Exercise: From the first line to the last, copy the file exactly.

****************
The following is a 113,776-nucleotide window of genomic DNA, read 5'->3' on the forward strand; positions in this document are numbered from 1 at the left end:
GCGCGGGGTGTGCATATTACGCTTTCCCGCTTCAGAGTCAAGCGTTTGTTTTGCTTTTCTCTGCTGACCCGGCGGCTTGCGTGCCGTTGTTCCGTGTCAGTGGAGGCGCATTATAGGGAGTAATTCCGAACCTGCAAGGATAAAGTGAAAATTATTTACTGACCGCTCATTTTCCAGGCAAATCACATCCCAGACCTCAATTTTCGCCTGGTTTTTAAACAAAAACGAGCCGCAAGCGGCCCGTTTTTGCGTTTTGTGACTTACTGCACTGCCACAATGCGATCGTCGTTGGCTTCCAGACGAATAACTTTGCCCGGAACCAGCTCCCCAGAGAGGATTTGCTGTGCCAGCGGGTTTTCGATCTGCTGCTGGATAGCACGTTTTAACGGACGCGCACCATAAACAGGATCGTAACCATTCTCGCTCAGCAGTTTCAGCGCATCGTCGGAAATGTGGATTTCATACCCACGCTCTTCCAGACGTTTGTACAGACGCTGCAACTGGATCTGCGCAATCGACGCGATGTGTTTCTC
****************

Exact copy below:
The following is a 113,776-nucleotide window of genomic DNA, read 5'->3' on the forward strand; positions in this document are numbered from 1 at the left end:
GCGCGGGGTGTGCATATTACGCTTTCCCGCTTCAGAGTCAAGCGTTTGTTTTGCTTTTCTCTGCTGACCCGGCGGCTTGCGTGCCGTTGTTCCGTGTCAGTGGAGGCGCATTATAGGGAGTAATTCCGAACCTGCAAGGATAAAGTGAAAATTATTTACTGACCGCTCATTTTCCAGGCAAATCACATCCCAGACCTCAATTTTCGCCTGGTTTTTAAACAAAAACGAGCCGCAAGCGGCCCGTTTTTGCGTTTTGTGACTTACTGCACTGCCACAATGCGATCGTCGTTGGCTTCCAGACGAATAACTTTGCCCGGAACCAGCTCCCCAGAGAGGATTTGCTGTGCCAGCGGGTTTTCGATCTGCTGCTGGATAGCACGTTTTAACGGACGCGCACCATAAACAGGATCGTAACCATTCTCGCTCAGCAGTTTCAGCGCATCGTCGGAAATGTGGATTTCATACCCACGCTCTTCCAGACGTTTGTACAGACGCTGCAACTGGATCTGCGCAATCGACGCGATGTGTTTCTC